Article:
- Allow at least three days to visit this rich park.
- Trail Ridge Road, Sprague Lake, Bear Lake and surrounding trails, are must see sights.
- Allow one day to take a leisurely drive across Trail Ridge Road. This is a road to take slow and enjoy. Get out of the car to truely appreciate the scenery. Be sure to check road conditions if visiting in October or May. It’s probably closed between November and April.
- If Trail Ridge Road is closed, take the loop around south of the park (CO7, CO72, CO119, I40, US40, US34) for a very nice, scenic day trip to Grand Lake.
- Summer is crowded to the point of having traffic jams. If you go in the summer, take the shuttle when visiting Bear Lake region.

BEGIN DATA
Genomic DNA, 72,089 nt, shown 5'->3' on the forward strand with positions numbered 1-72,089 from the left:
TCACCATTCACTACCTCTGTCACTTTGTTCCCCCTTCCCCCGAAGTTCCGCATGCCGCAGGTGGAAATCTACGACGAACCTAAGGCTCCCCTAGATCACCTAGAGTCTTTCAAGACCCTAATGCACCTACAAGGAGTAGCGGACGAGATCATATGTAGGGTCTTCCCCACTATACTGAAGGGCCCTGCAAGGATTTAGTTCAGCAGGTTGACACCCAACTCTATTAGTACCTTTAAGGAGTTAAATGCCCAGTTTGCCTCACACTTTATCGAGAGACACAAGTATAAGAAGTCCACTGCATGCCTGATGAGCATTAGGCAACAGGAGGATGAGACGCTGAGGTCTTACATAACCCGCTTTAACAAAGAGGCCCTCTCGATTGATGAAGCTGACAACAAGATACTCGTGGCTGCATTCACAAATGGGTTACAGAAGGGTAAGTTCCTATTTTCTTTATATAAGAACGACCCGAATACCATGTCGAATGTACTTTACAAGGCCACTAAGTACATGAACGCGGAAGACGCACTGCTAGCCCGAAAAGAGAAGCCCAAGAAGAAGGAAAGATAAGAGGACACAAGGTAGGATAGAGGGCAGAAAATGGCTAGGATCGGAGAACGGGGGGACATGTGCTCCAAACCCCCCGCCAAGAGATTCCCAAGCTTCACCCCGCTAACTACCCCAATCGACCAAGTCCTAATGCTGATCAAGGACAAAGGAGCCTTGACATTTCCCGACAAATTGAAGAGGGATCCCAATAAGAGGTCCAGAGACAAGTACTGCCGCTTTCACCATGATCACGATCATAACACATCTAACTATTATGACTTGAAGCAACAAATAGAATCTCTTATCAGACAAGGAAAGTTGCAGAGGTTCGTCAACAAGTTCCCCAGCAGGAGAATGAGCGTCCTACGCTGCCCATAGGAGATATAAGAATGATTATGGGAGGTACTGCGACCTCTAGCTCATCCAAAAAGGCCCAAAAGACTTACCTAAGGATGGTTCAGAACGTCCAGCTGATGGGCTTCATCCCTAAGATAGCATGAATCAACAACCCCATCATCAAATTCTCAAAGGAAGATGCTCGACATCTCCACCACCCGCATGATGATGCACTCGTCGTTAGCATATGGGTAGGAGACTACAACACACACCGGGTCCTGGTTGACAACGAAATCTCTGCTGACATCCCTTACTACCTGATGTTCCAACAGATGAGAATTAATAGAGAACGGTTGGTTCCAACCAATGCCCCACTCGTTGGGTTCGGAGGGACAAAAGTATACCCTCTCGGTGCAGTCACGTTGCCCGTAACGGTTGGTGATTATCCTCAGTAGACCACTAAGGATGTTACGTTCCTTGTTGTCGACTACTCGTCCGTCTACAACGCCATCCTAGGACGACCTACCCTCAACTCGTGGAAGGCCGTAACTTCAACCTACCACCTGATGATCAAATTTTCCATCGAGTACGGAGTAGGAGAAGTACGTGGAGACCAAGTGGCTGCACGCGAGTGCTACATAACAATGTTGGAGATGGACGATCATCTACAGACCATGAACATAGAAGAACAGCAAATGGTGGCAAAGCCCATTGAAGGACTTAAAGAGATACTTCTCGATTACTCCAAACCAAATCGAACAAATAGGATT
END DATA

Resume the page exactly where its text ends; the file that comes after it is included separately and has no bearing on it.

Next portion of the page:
- Best time to visit is early fall (mid-September to mid-October) or late spring (Late May to early June). Weather is nice and the crowds are manageable.
- Do as many hikes as your physical condition allow. Hiking is the best way to enjoy the park.
- Estes Park is a wonderful town to stay if you are not camping. Many quaint hotels are available. We loved the Stonebrook Resort where we stayed. We saw wild turkeys one morning next to our cabin.
- Best chance of wildlife viewing is dawn or dusk, where forest meets the meadow. Higher elevations during the summer and lower elevations during the winter
Rocky Mountain National Park Facts:
- Size: 265,828 acres, ranked 26th
- Visitors: 4,517,585 in 2016, ranked 4th. 2016 was a record year.
- Peak Month in 2016: 912,507 in July
- Low Month in 2016: 91,831 in December
- Entrance Fee: $30 per vehicle, $15 per person for 7 days
Date Visited: Oct 24-26